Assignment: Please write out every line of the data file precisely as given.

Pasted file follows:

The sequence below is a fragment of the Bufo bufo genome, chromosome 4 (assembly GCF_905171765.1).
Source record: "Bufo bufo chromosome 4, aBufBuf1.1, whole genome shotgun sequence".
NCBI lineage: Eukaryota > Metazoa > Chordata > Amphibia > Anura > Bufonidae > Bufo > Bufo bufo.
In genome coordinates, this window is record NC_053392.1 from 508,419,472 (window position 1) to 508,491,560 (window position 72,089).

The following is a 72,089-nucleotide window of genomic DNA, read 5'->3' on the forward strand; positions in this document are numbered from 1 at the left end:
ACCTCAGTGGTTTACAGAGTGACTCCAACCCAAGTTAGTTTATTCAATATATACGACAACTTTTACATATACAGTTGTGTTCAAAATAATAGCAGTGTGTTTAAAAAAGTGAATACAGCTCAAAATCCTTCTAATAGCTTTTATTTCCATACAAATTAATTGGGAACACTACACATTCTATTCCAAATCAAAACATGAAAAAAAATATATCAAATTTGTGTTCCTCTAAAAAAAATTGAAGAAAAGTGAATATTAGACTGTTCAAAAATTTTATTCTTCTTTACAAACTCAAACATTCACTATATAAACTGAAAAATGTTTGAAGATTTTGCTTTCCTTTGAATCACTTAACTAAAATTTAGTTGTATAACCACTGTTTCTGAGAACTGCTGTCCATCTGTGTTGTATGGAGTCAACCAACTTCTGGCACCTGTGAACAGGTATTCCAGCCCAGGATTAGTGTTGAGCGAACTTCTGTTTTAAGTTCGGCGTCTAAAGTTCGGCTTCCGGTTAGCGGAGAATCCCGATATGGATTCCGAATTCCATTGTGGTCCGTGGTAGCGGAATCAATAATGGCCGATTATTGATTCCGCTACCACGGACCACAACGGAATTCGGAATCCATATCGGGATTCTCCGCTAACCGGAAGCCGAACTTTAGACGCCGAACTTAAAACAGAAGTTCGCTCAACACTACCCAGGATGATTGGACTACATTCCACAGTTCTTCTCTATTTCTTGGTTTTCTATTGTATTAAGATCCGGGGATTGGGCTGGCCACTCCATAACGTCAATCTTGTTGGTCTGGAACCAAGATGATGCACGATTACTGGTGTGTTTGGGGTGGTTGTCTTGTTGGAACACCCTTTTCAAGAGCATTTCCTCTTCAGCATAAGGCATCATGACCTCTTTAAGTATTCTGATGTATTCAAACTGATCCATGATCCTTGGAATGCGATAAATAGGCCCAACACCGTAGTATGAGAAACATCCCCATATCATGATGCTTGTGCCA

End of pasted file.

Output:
The sequence below is a fragment of the Bufo bufo genome, chromosome 4 (assembly GCF_905171765.1).
Source record: "Bufo bufo chromosome 4, aBufBuf1.1, whole genome shotgun sequence".
NCBI lineage: Eukaryota > Metazoa > Chordata > Amphibia > Anura > Bufonidae > Bufo > Bufo bufo.
In genome coordinates, this window is record NC_053392.1 from 508,419,472 (window position 1) to 508,491,560 (window position 72,089).

The following is a 72,089-nucleotide window of genomic DNA, read 5'->3' on the forward strand; positions in this document are numbered from 1 at the left end:
ACCTCAGTGGTTTACAGAGTGACTCCAACCCAAGTTAGTTTATTCAATATATACGACAACTTTTACATATACAGTTGTGTTCAAAATAATAGCAGTGTGTTTAAAAAAGTGAATACAGCTCAAAATCCTTCTAATAGCTTTTATTTCCATACAAATTAATTGGGAACACTACACATTCTATTCCAAATCAAAACATGAAAAAAAATATATCAAATTTGTGTTCCTCTAAAAAAAATTGAAGAAAAGTGAATATTAGACTGTTCAAAAATTTTATTCTTCTTTACAAACTCAAACATTCACTATATAAACTGAAAAATGTTTGAAGATTTTGCTTTCCTTTGAATCACTTAACTAAAATTTAGTTGTATAACCACTGTTTCTGAGAACTGCTGTCCATCTGTGTTGTATGGAGTCAACCAACTTCTGGCACCTGTGAACAGGTATTCCAGCCCAGGATTAGTGTTGAGCGAACTTCTGTTTTAAGTTCGGCGTCTAAAGTTCGGCTTCCGGTTAGCGGAGAATCCCGATATGGATTCCGAATTCCATTGTGGTCCGTGGTAGCGGAATCAATAATGGCCGATTATTGATTCCGCTACCACGGACCACAACGGAATTCGGAATCCATATCGGGATTCTCCGCTAACCGGAAGCCGAACTTTAGACGCCGAACTTAAAACAGAAGTTCGCTCAACACTACCCAGGATGATTGGACTACATTCCACAGTTCTTCTCTATTTCTTGGTTTTCTATTGTATTAAGATCCGGGGATTGGGCTGGCCACTCCATAACGTCAATCTTGTTGGTCTGGAACCAAGATGATGCACGATTACTGGTGTGTTTGGGGTGGTTGTCTTGTTGGAACACCCTTTTCAAGAGCATTTCCTCTTCAGCATAAGGCATCATGACCTCTTTAAGTATTCTGATGTATTCAAACTGATCCATGATCCTTGGAATGCGATAAATAGGCCCAACACCGTAGTATGAGAAACATCCCCATATCATGATGCTTGTGCCA